- House and Senate negotiators reach two-year budget deal
- Congress seeks ban on in-flight calls
- Michelle Malkin’s Twitchy site sold to owners of Townhall, HotAir: report
- GM’s Barra to be first woman to run top American carmaker
- China: Poisonous smog is a military asset, if you think about it
- Texas woman admits to sending ricin to Obama
- Ron Paul on son Rand: ‘I think he probably will’ run for president
- Cold War heats up again in the Arctic: Russian airfield reactivated after 20 years
- 6-year-old boy suspended for sexual harassment over kiss
- Voters deciding Mass. congressional contest
Activist presses Ukraine for release of Tymoshenko
Ex-lawmaker cites reforms nation should adopt
A Ukrainian civic activist says Ukraine’s president must release a jailed former prime minister and adopt judicial and electoral reforms to meet benchmarks for closer relations with the European Union.
Sergii Bondarchuk, a former member of Ukraine's parliament, told editors and reporters at The Washington Times this week that his working group of the National Roundtable Agreement for the European Future wants to help President Viktor Yanukovych to be in a position to sign an association agreement and free-trade pact with the EU in the Lithuanian capital, Vilnius, in November.
The government of Ukraine is eager to sign these agreements.
While most European governments believe Ukraine has not done enough to meet EU benchmarks, some are reluctant to block the agreements out of concern that could push Ukraine into closer ties with Russia.
The National Roundtable, a civic society group, has drawn up a list of 11 issues that it says must be resolved by the Ukrainian government to enable integration with the EU. Prominent among these is the release of former Prime Minister Yulia Tymoshenko and an end to the practice of “selective justice” that targets Mr. Yanukovych’s political rivals.
Mrs. Tymoshenko is serving a seven-year prison term for abusing her powers as prime minister in striking energy import deals that prosecutors said favored Russia and left Ukraine with crippling bills.
“From one side, the words of brotherhood from Russia’s side are spoken constantly; from another side, the price of gas in our territory is among the highest in Europe,” he said. “During the last three years, the extra charge for Russian gas for Ukraine was $17 billion.”
Western governments and human rights groups have described the charges against Mrs. Tymoshenko as politically motivated.
“Pretty much everybody who followed the trial in December of 2011, at least everybody in the West, regards it as a judicial farce,” said Steven Pifer, a former U.S. ambassador to Ukraine and now with the Brookings Institution.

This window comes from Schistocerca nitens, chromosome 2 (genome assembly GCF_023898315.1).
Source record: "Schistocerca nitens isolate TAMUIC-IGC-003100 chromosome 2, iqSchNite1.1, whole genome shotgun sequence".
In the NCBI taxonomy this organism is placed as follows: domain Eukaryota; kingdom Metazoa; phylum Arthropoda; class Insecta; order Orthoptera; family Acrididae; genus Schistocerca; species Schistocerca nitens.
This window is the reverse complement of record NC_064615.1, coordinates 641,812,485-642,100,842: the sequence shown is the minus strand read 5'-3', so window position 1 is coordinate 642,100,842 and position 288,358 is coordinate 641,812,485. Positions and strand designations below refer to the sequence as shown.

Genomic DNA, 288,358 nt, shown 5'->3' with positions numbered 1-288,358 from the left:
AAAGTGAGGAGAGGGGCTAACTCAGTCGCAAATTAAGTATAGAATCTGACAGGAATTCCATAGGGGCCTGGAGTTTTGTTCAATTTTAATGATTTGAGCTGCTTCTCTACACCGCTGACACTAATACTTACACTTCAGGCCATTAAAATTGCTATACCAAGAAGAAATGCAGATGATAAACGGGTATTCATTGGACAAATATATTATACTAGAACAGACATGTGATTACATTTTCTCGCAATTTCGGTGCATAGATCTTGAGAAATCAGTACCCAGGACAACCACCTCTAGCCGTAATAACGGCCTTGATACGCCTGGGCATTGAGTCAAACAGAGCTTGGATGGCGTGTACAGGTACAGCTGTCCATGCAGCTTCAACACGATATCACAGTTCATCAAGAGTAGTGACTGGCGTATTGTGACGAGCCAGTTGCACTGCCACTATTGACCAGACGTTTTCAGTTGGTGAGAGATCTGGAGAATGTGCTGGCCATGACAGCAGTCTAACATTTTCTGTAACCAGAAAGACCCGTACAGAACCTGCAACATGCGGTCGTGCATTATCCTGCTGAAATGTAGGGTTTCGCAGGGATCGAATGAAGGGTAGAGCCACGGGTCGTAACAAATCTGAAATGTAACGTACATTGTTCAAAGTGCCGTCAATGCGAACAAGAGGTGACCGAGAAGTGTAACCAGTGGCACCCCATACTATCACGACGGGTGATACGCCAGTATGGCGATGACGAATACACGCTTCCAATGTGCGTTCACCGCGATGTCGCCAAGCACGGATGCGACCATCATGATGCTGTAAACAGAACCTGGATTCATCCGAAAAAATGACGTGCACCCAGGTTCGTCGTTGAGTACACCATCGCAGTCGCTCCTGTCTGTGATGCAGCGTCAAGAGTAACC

In April, the European Court of Human Rights ruled that Mrs. Tymoshenko’s pretrial detention was unlawful.
Human Rights Watch says Ukraine has a mixed human rights record.
“The case against [Mrs. Tymoshenko] and other highly politicized cases give grounds for concern that the government uses politically motivated charges to deal with its political rivals,” said Rachel Denber of Human Rights Watch.
During the Orange Revolution, Ukrainian opposition leaders were “solid people,” but now, “opposition politicians are new computers, but old software,” he said.
He accused Mr. Yanukovych of heading a “super presidential republic” in which the president is “the only real decision maker.”
Tatiana Shalkivska, a spokesman for the Ukraine Embassy in Washington, declined to comment on Mr. Bondarchuk’s accusations, but some analysts have also noticed a drift toward authoritarianism in Ukraine.
© Copyright 2013 The Washington Times, LLC. Click here for reprint permission.
About the Author
Ashish Kumar Sen is a reporter covering foreign policy and international developments for The Washington Times.
Prior to joining The Times, Mr. Sen worked for publications in Asia and the Middle East. His work has appeared in a number of publications and online news sites including the British Broadcasting Corp., Asia Times Online and Outlook magazine.
- U.S. teacher shot dead in Benghazi after al Qaeda call for violence
- Syria nightmare: Fresh fears about al Qaeda fighters there returning home as sleeper terrorists
- Iran official: Sanctions 'utterly failed' to stop nuclear program
- China accuses Japan of raising tensions over new air defense zone
- Joe Biden meets Xi Jinping in China to try to defuse tensions on air defense zone
By Donald Lambro
Growth spikes are little more than trend-free anomalies
- Obama takes 'selfie' at Mandela's funeral service
- Harry Reid's visa pressure cooker
- Somber duty: U.S. presidents in hot demand at Mandela's memorial
- American bourbon now better than Scottish whiskey: U.K.-born expert
- Chinese man fed up with his girlfriend's shopping jumps to his death
- CARSON: Why did the founders give us the Second Amendment?
- Israeli P.M. Benjamin Netanyahu backs out of Nelson Mandela funeral
- Galaxy S4 owner claims Samsung tried to silence him after phone caught fire
- FITTON: A closer look at the Benghazi lie
- Obama lied about Syrian chemical attack, 'cherry-picked' intelligence: report
Independent voices from the The Washington Times Communities
A column dedicated to discussing politics, national security, civil liberties, and education.
Criticism may not be agreeable, but it is necessary. It fulfills the same function as pain in the human body. It calls attention to an unhealthy state of things.
The “Silver Tsunami” created by aging Baby Boomers is hitting America. Let’s explore how we adjust to it, enjoy it and defy negative expectations about age.
Find the latest news and happening that effect those in the Washington D.C., Northern Virginia and Maryland Metro region.
White House pets gone wild!
Let it snow